4. Do Consider 'Recovery Drinks' for Muscles
However, "recovery drinks" like Endurox R-4 help endurance athletes recover from the workout, says Carmichael. "Recovery drinks have a heavier mix of carbohydrate replenishment, they replenish glycogen stores, and usually have antioxidants to help reduce muscle stress and protein to help muscle recovery." "Even the weekend warrior who plays a lot of tennis one day, who is sore the next day, could benefit from drinking one within the first 30 minutes after playing. It helps reduce muscle stress," Carmichael tells WebMD.
5. Do and Do Again: Drink Water
For less-intensive exercisers, water will do, says Zeisel. Don't even bother with bottled water -- good old tap water works just fine. "When it comes to exercise and water loss, tap water and bottled water are all the same."
However, a new "fitness water" called "Propel" has a light flavoring and a few antioxidant vitamins -- not intended to help performance, just to add to a healthy diet, says Mary Horn, MS, a research scientist at the Gatorade Sports Institute.
Flavorings in beverages "encourage the exerciser or athlete to drink more and stay hydrated better," she tells WebMD. "Our research shows that both the taste and sodium content of Gatorade naturally make people drink more of it, so they get the hydration they need."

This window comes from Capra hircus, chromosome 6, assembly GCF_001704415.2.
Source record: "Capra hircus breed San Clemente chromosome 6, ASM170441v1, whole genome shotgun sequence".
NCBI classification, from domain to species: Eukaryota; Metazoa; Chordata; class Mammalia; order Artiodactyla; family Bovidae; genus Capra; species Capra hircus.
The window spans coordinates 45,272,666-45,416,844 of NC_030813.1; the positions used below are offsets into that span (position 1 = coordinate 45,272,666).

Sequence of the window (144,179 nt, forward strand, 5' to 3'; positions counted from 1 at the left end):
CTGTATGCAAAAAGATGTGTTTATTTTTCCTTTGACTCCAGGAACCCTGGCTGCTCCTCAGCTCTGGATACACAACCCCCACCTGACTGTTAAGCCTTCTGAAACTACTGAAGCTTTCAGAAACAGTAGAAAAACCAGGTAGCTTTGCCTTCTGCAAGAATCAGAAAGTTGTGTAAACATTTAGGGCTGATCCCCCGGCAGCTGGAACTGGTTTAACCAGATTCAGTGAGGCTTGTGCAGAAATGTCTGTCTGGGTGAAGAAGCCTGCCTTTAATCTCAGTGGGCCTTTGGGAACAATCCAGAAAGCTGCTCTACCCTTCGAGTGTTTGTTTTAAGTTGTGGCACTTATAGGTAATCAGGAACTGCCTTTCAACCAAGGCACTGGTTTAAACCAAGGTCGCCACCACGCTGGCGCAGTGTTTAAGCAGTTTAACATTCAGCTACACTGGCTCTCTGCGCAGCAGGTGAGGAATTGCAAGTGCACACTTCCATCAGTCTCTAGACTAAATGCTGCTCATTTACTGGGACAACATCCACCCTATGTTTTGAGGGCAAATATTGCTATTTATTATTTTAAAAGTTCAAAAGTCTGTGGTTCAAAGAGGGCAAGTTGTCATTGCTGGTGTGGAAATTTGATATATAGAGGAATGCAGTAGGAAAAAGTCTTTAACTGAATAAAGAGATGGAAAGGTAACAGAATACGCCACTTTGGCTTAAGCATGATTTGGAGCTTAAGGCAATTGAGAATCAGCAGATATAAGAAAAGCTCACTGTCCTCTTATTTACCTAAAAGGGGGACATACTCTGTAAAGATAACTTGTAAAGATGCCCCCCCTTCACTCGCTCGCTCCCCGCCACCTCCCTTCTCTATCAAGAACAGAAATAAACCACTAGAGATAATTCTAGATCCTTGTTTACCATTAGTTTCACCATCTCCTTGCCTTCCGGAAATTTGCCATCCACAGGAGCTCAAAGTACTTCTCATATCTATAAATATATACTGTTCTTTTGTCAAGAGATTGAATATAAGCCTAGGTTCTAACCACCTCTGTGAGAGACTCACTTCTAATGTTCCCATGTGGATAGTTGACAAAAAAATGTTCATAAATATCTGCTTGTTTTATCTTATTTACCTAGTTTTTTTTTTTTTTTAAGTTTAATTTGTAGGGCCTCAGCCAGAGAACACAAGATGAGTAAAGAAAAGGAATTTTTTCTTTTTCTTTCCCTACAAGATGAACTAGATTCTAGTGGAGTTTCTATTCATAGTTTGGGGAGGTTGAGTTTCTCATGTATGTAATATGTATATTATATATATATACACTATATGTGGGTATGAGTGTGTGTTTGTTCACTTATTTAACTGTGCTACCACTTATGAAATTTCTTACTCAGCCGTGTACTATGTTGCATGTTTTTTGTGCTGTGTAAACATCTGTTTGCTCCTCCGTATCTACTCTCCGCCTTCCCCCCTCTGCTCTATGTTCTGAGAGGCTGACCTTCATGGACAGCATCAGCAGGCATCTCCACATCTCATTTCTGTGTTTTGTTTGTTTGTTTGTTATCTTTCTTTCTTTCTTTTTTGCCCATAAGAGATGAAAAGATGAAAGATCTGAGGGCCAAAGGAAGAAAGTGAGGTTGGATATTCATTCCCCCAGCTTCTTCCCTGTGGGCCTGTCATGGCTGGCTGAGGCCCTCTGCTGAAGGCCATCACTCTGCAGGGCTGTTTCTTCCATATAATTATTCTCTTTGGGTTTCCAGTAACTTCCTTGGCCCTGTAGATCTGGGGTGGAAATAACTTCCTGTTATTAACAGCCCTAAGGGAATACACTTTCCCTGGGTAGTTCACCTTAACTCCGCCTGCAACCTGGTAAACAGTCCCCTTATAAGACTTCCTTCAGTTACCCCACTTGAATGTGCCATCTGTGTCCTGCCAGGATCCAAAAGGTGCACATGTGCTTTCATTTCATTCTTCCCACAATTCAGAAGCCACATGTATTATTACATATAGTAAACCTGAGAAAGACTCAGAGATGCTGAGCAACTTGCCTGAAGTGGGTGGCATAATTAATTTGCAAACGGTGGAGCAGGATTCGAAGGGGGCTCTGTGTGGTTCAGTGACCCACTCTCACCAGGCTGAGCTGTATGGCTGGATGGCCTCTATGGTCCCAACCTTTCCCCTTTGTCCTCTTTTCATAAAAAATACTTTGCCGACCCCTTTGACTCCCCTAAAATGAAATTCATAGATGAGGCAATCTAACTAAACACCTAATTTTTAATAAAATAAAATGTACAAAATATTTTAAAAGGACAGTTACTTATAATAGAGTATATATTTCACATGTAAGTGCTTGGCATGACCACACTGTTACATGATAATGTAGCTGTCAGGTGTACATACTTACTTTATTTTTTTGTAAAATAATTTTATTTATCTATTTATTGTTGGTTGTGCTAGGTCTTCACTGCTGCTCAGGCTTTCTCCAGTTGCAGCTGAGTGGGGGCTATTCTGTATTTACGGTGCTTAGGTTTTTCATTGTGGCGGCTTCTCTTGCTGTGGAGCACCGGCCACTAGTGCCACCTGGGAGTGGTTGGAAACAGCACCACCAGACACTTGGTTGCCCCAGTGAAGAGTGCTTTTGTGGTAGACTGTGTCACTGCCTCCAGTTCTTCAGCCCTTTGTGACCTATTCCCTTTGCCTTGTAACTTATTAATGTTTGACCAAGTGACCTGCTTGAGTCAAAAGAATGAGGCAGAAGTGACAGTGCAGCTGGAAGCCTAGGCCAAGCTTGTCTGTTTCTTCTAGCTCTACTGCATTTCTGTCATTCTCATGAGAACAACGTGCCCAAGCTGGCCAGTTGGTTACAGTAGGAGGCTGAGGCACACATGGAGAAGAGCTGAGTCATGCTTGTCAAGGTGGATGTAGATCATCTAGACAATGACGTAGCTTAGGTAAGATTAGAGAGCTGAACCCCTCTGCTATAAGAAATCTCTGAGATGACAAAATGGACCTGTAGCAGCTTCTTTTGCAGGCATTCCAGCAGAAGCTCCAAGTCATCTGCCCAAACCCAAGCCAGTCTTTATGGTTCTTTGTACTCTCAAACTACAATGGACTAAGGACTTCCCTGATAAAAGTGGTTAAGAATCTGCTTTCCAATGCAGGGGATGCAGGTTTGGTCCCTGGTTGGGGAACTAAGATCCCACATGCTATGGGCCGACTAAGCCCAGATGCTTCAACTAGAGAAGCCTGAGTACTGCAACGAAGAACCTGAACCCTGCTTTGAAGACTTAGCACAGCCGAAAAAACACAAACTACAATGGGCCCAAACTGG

It's totally true -- that little bit of flavoring does make people hydrate themselves better, says Bonci. "Water doesn't have any flavor, it's flat. Water alone can cause people to stop drinking before their fluid needs are met."
Carmichael's not convinced. "I don't think [fitness water] does a great job of anything. It's a marketing ploy," he tells WebMD.
How Much Should You Drink?
If you're exercising intensively in the morning, "A sports drink is better than being on empty," says Bonci. "Most people find they do better if they have something, but it can be solid or liquid form."
While you're exercising: "Thirst is not a good indicator at all," says Bonci. "If you're thirsty, you're already dehydrated."
Drink something every 15 to 20 minutes, if possible: Since that's not possible in all sports, you may have to drink more before you exercise, so you have enough in your body.
Don't try something new before competition: "That's a recipe for disaster," Bonci tells WebMD. The body needs to get used to new fluids, so do it really, really gradually."
Don't drink sports drinks during couch-potato hours. "Those extra calories!"
Don't drink fruit juices before exercise: "They're a very, very concentrated form of carbohydrate," advises Bonci. "That means you might get an upset stomach or a laxative effect. You'll be running, but not necessarily on the field."